"Don't be too disappointed if he doesn't make it," the first woman consoled us. "Many times the birds do well for two or three days, and then they have a delayed reaction to the shock they have experienced. Perhaps this is the case with your bird."
Her disheartening suggestion seemed to hint at the symptoms of Robin, all right, but we did not wish to yield to such thoughts and asked her for instructions for his care. She gave us a full regimen: feeding, watering, bathing, nesting, and expected behavior. The diet consisted of high-protein foods: ground meat, beef heart if possible, baby cereals mixed with boiled egg yolk and enough water to make a paste, and Terrell's Red Label canned dog food. Drinking water was not necessary until later because the food contained sufficient moisture. She also suggested a cereal bowl lined with crumpled paper towels to serve as a nesting cup.

"Give it a tree limb, too; otherwise its feet will atrophy," she said. "And you must keep the baby warm — put a 25-watt light over the box.

"Oh, and another thing, dip some of the food in clean, unsprayed dirt or sand. That'll help the bird grind its food."

Sam sped to the store a third time. The beef hearts were so large that he settled for a half-pound of ground round instead. In the meantime I boiled a few eggs, and the bird's banquet began to take shape. When it was all set, Sam tempted the baby with cereal-and-egg-paté. To our surprise, coaxing proved to be totally unnecessary: we had managed to pique his appetite. Next came the ground steak, and the little glutton almost swallowed the forceps. Our motherly, baby-stuffing instincts were overflowing with satisfaction. We glowed with success and happiness.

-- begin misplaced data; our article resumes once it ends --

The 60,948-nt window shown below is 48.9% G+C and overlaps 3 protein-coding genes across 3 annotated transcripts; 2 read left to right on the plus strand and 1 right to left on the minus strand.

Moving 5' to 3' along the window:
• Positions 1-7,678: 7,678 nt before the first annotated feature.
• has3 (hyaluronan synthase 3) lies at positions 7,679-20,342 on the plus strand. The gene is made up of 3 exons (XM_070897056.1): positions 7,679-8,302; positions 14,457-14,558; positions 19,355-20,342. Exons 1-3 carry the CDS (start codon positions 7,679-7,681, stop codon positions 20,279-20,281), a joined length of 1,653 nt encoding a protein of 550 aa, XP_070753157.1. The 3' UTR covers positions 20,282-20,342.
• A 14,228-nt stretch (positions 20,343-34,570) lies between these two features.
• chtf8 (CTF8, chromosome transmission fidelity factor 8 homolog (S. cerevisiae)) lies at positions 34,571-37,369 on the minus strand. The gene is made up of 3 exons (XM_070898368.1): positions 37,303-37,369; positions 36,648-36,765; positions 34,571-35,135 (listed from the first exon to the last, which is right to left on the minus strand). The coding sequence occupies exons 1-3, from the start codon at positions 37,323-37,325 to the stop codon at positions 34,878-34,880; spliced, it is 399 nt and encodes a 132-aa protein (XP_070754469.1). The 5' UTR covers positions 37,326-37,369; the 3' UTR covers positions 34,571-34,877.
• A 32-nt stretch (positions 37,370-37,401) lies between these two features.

We began our own assembly-line feeding program, but soon discovered that Robin required less in quantity, possibly because the quality was better than the full diet of worms. We learned much later that less than half of a robin's diet is animal matter, principally insects, with less than 10% worms, while the remainder is made up of small fruits and berries. No wonder he had clamped his mouth shut — he had simply O.D.'d on worms.

Robin spent a good portion of that day and the next in the cereal-bowl-nest (in the box). The tree limb, placed next to the bowl, was of no interest to him because he was still sitting on his elbows. Sometimes he relaxed so completely that he actually dozed off and lost his balance. Each time he righted and rearranged himself, only to doze off to repeat the same act again. Because robin babies are well packed in their nests, they remain upright by mutual support as they doze in unison. It must be a secure feeling.

But our poor baby had such a loose arrangement in the cereal-bowl-nest, even with the crushed paper towel lining, that he must have had a sensation of falling into infinity, which caused his rude awakenings. In retrospect, had we known better, we would have provided a tighter nest, a basket with two or three lamb's wool companions for warmth and security.

Robin was fastidious about his nest. Even from the first day in the roomy cardboard box he managed to back into one corner or another to use the bathroom. He pushed his bottom as high up the corner as he could in an attempt to find the edge of the box; but, of course, the sides were too high and the discharged droppings landed half-way up. This behavior puzzled us at first; then we realized that he was trying to drop his waste outside the nest. We marveled at his inborn tendencies, the instinctive patterns, uniquely programmed within each of his kind. The nesting bowl was a definite improvement. He began to sit on the rim which enabled him to drop his discards outside his bedroom and thus fulfill his innate housekeeping needs. We had observed his parents tidying the nest when the babies were new, by carrying away their droppings in their beaks.